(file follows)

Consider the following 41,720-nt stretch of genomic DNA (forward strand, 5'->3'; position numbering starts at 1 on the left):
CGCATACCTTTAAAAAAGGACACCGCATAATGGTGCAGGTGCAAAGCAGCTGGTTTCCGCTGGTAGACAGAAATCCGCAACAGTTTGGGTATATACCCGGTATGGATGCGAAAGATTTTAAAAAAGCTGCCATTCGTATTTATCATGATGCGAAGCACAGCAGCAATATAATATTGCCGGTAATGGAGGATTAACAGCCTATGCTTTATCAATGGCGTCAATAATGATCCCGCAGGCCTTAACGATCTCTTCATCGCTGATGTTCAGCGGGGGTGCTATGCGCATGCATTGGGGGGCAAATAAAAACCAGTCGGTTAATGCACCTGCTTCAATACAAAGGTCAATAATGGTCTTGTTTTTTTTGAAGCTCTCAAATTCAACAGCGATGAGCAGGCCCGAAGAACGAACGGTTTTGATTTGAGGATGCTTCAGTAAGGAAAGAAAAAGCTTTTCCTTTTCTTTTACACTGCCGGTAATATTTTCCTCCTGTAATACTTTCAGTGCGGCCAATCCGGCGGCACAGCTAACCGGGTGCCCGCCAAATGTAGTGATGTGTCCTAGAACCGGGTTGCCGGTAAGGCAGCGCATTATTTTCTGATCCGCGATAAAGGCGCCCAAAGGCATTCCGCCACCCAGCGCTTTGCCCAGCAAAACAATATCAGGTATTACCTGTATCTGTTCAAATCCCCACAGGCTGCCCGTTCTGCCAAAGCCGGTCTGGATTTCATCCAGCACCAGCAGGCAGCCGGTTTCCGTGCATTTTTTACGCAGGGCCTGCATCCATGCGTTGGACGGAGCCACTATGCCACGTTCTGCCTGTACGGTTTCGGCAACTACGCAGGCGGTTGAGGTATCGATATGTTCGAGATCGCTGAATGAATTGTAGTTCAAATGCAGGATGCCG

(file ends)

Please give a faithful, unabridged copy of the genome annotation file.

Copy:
Consider the following 41,720-nt stretch of genomic DNA (forward strand, 5'->3'; position numbering starts at 1 on the left):
CGCATACCTTTAAAAAAGGACACCGCATAATGGTGCAGGTGCAAAGCAGCTGGTTTCCGCTGGTAGACAGAAATCCGCAACAGTTTGGGTATATACCCGGTATGGATGCGAAAGATTTTAAAAAAGCTGCCATTCGTATTTATCATGATGCGAAGCACAGCAGCAATATAATATTGCCGGTAATGGAGGATTAACAGCCTATGCTTTATCAATGGCGTCAATAATGATCCCGCAGGCCTTAACGATCTCTTCATCGCTGATGTTCAGCGGGGGTGCTATGCGCATGCATTGGGGGGCAAATAAAAACCAGTCGGTTAATGCACCTGCTTCAATACAAAGGTCAATAATGGTCTTGTTTTTTTTGAAGCTCTCAAATTCAACAGCGATGAGCAGGCCCGAAGAACGAACGGTTTTGATTTGAGGATGCTTCAGTAAGGAAAGAAAAAGCTTTTCCTTTTCTTTTACACTGCCGGTAATATTTTCCTCCTGTAATACTTTCAGTGCGGCCAATCCGGCGGCACAGCTAACCGGGTGCCCGCCAAATGTAGTGATGTGTCCTAGAACCGGGTTGCCGGTAAGGCAGCGCATTATTTTCTGATCCGCGATAAAGGCGCCCAAAGGCATTCCGCCACCCAGCGCTTTGCCCAGCAAAACAATATCAGGTATTACCTGTATCTGTTCAAATCCCCACAGGCTGCCCGTTCTGCCAAAGCCGGTCTGGATTTCATCCAGCACCAGCAGGCAGCCGGTTTCCGTGCATTTTTTACGCAGGGCCTGCATCCATGCGTTGGACGGAGCCACTATGCCACGTTCTGCCTGTACGGTTTCGGCAACTACGCAGGCGGTTGAGGTATCGATATGTTCGAGATCGCTGAATGAATTGTAGTTCAAATGCAGGATGCCG